“Get off to a good start and we can go to Twickenham without too much fear. We can absolutely win this tournament. It has always been the case with Wales that you write us off at your peril. Do that and you could be caught with your pants down.”

Jamie George celebrates an England win
England’s new captain Jamie George accepts their recent Six Nations campaigns have not been good enough. Photograph: David Rogers/Getty Images

Scotland and Italy will be thinking much the same, with the Scots also under new leadership in the contrasting shape of the co‑captains Finn Russell and Rory Darge. If Darge is not quite fit and ready for the opening Wales game it will be the in-form Russell calling the shots, with everyone attached to the Scottish camp determined to atone for a World Cup which promised much without, in the end, delivering a great deal in the way of tangible reward.

France, with Grégory Alldritt taking over from Dupont and Maxime Lucu primed to wear the starting No 9 jersey, also need no reminding that their heavyweight opening Friday night fixture against Ireland in Marseille will go a long way towards shaping their destiny. It is a blow, even so, to have lost the popular flanker Anthony Jelonch, who has sustained another serious knee injury and will now be out for several months.

Then there is England, now seeking another change of gear having battled their way to a bronze‑medal finish at the World Cup. George, Farrell’s successor as captain, is not even attempting to sugarcoat England’s modest recent Six Nations achievements. “The stats don’t lie, do they? I’ve been a part of those performances and I guess they haven’t been good enough, especially our home form. To have that sort of record at home, at Twickenham – a place we love playing at and a place we want to make a fortress – is hugely disappointing.”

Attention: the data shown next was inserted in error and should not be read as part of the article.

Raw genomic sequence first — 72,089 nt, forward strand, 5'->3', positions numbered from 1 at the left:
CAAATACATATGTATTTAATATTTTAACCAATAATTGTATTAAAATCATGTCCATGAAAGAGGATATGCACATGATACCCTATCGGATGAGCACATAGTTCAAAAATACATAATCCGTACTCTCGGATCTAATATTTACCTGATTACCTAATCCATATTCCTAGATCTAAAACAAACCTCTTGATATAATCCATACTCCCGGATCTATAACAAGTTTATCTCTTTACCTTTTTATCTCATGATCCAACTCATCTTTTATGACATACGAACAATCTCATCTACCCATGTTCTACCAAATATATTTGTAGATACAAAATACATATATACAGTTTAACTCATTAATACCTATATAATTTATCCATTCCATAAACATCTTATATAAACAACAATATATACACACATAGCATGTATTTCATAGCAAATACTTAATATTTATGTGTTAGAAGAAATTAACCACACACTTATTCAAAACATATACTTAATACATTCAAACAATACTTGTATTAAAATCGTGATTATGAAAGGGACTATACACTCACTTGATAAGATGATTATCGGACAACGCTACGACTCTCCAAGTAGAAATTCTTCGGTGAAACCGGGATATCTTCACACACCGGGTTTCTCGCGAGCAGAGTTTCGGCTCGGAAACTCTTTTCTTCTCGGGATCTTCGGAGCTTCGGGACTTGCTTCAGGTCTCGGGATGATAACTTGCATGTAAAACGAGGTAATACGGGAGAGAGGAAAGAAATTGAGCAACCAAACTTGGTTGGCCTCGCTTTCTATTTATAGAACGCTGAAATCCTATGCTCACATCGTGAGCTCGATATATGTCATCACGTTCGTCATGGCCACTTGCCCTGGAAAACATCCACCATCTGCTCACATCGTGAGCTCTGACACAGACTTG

Most telling of all, perhaps, will be which of the promoted captains and newly recruited coaches makes a critical impact. Gatland reckons Exeter’s Jenkins, the second-youngest Welsh captain in history after Sir Gareth Edwards, has a potential touch of the Alun Wyn Joneses and Lawrence Dallaglios about him, while Steve Borthwick and George are already talking in glowing terms about Felix Jones, their new Irish coaching recruit last seen helping South Africa to attain World Cup glory.

“Felix is one of the most intense people I’ve ever met, which is saying something,” Borthwick said. “This guy … I don’t know if he sleeps.” George is already confident that England’s defence, Jones’s specific area of responsibility, will be significantly more proactive. “I have had one meeting and I know for a fact the England defence is going to take a lot of time and space away from an opposition. How aggressive we’re planning on being is hugely exciting. When you add that to the calibre of players we have at our disposal, it’s going to be an amazing Six Nations.”

The airport chaos on Sunday night may have physically stopped George from crossing the Irish Sea but, along with every other Six Nations aficionado, he already has a soaring sense of anticipation.